Unfortunately, the efforts for a more diverse and inclusive society are under attack.[15] The backlash is predicated on the false belief that people succeed or fail on their own merits and that past inequities and biases do not have any impact on the outcome. But now is not the time to retreat. It is time to re-affirm our commitment to diversity, inclusivity, and equity.

On the front-end of the process, law schools need to continue to improve their outreach to diverse candidates. And they need to reevaluate admissions criteria—such as standardized testing and legacy preferences.[16] Law firms need to recruit from a wider array of law schools, and question elitist tendencies, as the data show that “the advantage of higher [LSAT] and academic pedigree diminishes rather than compounds over time.”[17]

As Conrad recently observed, “it is easier to recruit than to retain and easier to retain than to advance.”[18] Employers need to train and nurture diverse lawyers with the tools to advance in the profession. Law firms need to actively look to promote diverse lawyers into partnerships, help them develop business, put them on management committees, and make them heads of departments and managing partners. In-house law departments can encourage these efforts and demand accountability when they do not see progress.

The Third Priority—The Bar Association of the Future

The third area is to prepare our bar association for the future generation of lawyers. While our association’s membership is 23,000 members strong, the reality is that bar association membership across the country is falling.[19] In my view, that is largely because the new generation of lawyers struggles to understand the value proposition of the bar association. They perceive—rightly or wrongly—that bar associations have not kept up with the advancements in networking and technology and that the associations do not fully capture their views on issues of social justice. These issues will compound as future generations enter the profession.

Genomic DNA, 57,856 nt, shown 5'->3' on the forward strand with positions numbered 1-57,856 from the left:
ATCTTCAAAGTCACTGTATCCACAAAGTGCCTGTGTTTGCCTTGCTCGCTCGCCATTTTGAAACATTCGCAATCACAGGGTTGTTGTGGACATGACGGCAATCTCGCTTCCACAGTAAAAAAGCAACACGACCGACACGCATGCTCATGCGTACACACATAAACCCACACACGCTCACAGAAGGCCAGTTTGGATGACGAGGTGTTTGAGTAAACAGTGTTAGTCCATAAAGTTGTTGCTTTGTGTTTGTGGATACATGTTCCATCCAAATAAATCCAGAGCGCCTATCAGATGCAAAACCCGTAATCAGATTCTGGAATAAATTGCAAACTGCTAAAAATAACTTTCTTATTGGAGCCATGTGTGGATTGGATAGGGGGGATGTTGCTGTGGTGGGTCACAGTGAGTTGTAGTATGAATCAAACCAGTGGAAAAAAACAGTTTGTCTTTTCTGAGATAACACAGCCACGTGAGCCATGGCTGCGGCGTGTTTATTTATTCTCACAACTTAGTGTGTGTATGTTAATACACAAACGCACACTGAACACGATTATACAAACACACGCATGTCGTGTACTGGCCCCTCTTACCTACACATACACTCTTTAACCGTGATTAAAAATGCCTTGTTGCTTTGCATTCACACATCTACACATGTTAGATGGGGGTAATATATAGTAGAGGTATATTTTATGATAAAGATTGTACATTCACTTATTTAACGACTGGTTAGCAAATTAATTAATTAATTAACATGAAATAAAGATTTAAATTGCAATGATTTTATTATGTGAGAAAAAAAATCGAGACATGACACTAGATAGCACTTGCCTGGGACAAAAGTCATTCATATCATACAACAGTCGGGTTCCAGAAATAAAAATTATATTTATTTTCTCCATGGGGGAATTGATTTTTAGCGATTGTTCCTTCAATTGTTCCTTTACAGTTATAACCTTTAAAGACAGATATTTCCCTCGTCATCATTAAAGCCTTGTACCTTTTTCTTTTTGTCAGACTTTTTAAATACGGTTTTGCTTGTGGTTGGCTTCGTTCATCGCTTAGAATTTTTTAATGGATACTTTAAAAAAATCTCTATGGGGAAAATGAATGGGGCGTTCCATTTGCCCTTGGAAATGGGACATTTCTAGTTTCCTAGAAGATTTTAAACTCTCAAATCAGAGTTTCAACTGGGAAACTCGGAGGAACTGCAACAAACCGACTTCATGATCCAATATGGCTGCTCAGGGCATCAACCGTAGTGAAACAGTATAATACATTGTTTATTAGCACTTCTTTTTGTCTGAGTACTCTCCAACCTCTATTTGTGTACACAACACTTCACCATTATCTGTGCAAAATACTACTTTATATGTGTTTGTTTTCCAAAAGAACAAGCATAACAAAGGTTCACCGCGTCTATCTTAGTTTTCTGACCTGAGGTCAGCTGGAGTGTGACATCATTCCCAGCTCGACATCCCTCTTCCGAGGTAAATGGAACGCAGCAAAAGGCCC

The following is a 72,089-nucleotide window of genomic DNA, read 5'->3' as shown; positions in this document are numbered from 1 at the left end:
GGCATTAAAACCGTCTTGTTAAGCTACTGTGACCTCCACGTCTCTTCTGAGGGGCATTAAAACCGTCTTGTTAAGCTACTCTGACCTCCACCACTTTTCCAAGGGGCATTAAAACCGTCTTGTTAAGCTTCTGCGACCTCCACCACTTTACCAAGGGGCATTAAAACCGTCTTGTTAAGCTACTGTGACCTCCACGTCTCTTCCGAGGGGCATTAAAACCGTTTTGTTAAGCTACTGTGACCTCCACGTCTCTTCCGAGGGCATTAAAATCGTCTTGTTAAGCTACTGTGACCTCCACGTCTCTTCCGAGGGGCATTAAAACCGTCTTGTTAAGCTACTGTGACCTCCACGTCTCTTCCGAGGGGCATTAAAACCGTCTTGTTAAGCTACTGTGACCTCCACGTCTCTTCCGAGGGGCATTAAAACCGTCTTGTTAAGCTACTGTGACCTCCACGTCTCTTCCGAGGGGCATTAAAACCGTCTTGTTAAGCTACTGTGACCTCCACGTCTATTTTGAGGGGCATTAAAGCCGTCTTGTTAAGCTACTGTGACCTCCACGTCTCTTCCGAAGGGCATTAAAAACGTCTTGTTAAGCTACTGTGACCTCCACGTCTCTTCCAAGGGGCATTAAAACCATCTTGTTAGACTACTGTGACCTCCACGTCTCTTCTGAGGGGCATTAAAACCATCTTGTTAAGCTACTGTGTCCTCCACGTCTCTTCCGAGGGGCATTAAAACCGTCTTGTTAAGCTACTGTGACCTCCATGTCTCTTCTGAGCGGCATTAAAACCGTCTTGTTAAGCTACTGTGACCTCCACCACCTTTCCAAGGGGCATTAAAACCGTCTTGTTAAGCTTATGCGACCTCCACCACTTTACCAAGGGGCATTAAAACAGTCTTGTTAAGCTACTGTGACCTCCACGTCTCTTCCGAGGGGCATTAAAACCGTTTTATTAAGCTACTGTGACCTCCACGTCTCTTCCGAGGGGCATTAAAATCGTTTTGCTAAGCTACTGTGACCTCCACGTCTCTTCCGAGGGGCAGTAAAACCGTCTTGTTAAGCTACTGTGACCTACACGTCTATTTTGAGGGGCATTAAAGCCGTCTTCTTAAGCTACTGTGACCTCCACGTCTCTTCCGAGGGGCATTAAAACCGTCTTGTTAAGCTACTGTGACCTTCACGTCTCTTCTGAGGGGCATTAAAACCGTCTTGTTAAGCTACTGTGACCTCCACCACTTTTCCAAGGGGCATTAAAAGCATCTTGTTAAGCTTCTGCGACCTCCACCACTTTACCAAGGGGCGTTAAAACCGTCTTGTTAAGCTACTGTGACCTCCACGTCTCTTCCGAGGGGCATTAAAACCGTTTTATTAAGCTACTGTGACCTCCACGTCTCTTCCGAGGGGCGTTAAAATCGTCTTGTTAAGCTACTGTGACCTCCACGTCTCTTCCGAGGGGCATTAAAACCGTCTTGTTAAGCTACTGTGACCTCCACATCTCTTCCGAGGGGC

I am not personally opposed to the sunsetting of ideas and institutions—no matter their historical significance—if they become quaint or obsolete. The proper place for relics is in history books and museums.

But the bar association as an institution—not just this one, but others as well—is indispensable to the future of our profession. If it is not this august institution, which organization will mobilize lawyers when an executive wants to use up funds in IOLA escrow accounts that are designed to provide legal services for the needy?[20] Which institution will stand up for judges who are attacked for making tough decisions that the politicians do not like?[21] Which institution will stand up for highly qualified nominees for the bench who are vilified on the basis of their heritage and for the pro bono work they’ve done on behalf of civil rights organizations.[22] Which institution will hold judges on our high courts accountable when they issue decisions that are contrary to our constitutional principles of equal protection and due process.[23] Which institution will mobilize lawyers to represent death-row inmates on a pro bono basis?[24]

Let me provide you with an example of an area where our bar association can engage with the next generation of lawyers. You cannot attend any meeting of professionals—whether in the legal or another field—where a discussion of artificial intelligence, or AI, is not on the agenda. As was the case with computers, it is a fact that the legal profession is not going to be on the cutting edge of this particular phenomenon. I am told on good authority that some judges still use faxes and Word Perfect. And even a pad and pen!

We need, of course, to discuss practical issues, such as how to incorporate AI in the processes associated with the provision of legal services. But we can’t stop there. As the work of the association’s Task Force on Digital Technologies and other committees shows, we need to engage the next generation and the public at large on the more fundamental issues related to AI.[25]